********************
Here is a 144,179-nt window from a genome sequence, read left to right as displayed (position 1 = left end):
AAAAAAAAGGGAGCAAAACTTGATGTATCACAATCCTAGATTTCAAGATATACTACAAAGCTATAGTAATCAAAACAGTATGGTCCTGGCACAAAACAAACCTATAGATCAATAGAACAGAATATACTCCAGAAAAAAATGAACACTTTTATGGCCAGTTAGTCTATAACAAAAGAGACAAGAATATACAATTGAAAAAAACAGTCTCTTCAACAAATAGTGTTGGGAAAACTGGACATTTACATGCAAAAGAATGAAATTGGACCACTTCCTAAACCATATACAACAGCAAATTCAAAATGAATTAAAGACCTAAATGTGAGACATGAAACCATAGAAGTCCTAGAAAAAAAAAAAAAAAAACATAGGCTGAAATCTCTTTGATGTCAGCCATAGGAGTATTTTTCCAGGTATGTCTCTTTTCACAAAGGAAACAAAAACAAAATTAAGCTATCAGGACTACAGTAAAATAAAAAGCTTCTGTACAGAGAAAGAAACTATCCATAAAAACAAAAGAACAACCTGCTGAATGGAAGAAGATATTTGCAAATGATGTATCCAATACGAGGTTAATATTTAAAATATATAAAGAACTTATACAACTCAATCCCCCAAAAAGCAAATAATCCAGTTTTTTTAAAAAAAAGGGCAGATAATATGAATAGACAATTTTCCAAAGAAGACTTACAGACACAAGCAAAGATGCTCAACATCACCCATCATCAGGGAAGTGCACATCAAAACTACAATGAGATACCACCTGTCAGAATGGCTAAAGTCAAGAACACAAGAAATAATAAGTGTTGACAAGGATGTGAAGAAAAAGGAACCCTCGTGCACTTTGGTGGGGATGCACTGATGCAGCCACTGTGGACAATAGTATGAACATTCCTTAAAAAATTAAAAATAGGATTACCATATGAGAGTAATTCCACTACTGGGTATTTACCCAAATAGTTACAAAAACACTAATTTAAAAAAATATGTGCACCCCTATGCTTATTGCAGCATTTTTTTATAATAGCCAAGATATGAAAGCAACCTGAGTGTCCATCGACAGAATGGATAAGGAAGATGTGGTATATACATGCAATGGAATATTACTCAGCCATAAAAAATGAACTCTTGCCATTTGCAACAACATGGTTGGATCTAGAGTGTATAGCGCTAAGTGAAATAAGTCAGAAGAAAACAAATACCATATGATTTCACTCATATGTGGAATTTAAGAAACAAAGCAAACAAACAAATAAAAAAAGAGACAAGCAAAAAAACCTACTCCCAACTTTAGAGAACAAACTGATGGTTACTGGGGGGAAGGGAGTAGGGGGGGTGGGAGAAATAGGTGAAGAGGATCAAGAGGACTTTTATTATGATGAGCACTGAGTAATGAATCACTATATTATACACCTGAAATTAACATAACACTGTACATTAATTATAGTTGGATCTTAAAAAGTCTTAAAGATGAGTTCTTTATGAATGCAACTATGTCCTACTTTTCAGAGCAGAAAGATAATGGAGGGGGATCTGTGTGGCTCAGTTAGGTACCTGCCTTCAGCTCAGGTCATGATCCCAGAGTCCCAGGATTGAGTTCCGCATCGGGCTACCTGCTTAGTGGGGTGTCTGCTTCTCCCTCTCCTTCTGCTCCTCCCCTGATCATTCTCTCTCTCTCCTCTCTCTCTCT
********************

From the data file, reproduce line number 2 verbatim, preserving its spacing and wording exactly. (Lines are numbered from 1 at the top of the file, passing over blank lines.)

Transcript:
AAAAAAAAGGGAGCAAAACTTGATGTATCACAATCCTAGATTTCAAGATATACTACAAAGCTATAGTAATCAAAACAGTATGGTCCTGGCACAAAACAAACCTATAGATCAATAGAACAGAATATACTCCAGAAAAAAATGAACACTTTTATGGCCAGTTAGTCTATAACAAAAGAGACAAGAATATACAATTGAAAAAAACAGTCTCTTCAACAAATAGTGTTGGGAAAACTGGACATTTACATGCAAAAGAATGAAATTGGACCACTTCCTAAACCATATACAACAGCAAATTCAAAATGAATTAAAGACCTAAATGTGAGACATGAAACCATAGAAGTCCTAGAAAAAAAAAAAAAAAAACATAGGCTGAAATCTCTTTGATGTCAGCCATAGGAGTATTTTTCCAGGTATGTCTCTTTTCACAAAGGAAACAAAAACAAAATTAAGCTATCAGGACTACAGTAAAATAAAAAGCTTCTGTACAGAGAAAGAAACTATCCATAAAAACAAAAGAACAACCTGCTGAATGGAAGAAGATATTTGCAAATGATGTATCCAATACGAGGTTAATATTTAAAATATATAAAGAACTTATACAACTCAATCCCCCAAAAAGCAAATAATCCAGTTTTTTTAAAAAAAAGGGCAGATAATATGAATAGACAATTTTCCAAAGAAGACTTACAGACACAAGCAAAGATGCTCAACATCACCCATCATCAGGGAAGTGCACATCAAAACTACAATGAGATACCACCTGTCAGAATGGCTAAAGTCAAGAACACAAGAAATAATAAGTGTTGACAAGGATGTGAAGAAAAAGGAACCCTCGTGCACTTTGGTGGGGATGCACTGATGCAGCCACTGTGGACAATAGTATGAACATTCCTTAAAAAATTAAAAATAGGATTACCATATGAGAGTAATTCCACTACTGGGTATTTACCCAAATAGTTACAAAAACACTAATTTAAAAAAATATGTGCACCCCTATGCTTATTGCAGCATTTTTTTATAATAGCCAAGATATGAAAGCAACCTGAGTGTCCATCGACAGAATGGATAAGGAAGATGTGGTATATACATGCAATGGAATATTACTCAGCCATAAAAAATGAACTCTTGCCATTTGCAACAACATGGTTGGATCTAGAGTGTATAGCGCTAAGTGAAATAAGTCAGAAGAAAACAAATACCATATGATTTCACTCATATGTGGAATTTAAGAAACAAAGCAAACAAACAAATAAAAAAAGAGACAAGCAAAAAAACCTACTCCCAACTTTAGAGAACAAACTGATGGTTACTGGGGGGAAGGGAGTAGGGGGGGTGGGAGAAATAGGTGAAGAGGATCAAGAGGACTTTTATTATGATGAGCACTGAGTAATGAATCACTATATTATACACCTGAAATTAACATAACACTGTACATTAATTATAGTTGGATCTTAAAAAGTCTTAAAGATGAGTTCTTTATGAATGCAACTATGTCCTACTTTTCAGAGCAGAAAGATAATGGAGGGGGATCTGTGTGGCTCAGTTAGGTACCTGCCTTCAGCTCAGGTCATGATCCCAGAGTCCCAGGATTGAGTTCCGCATCGGGCTACCTGCTTAGTGGGGTGTCTGCTTCTCCCTCTCCTTCTGCTCCTCCCCTGATCATTCTCTCTCTCTCCTCTCTCTCTCT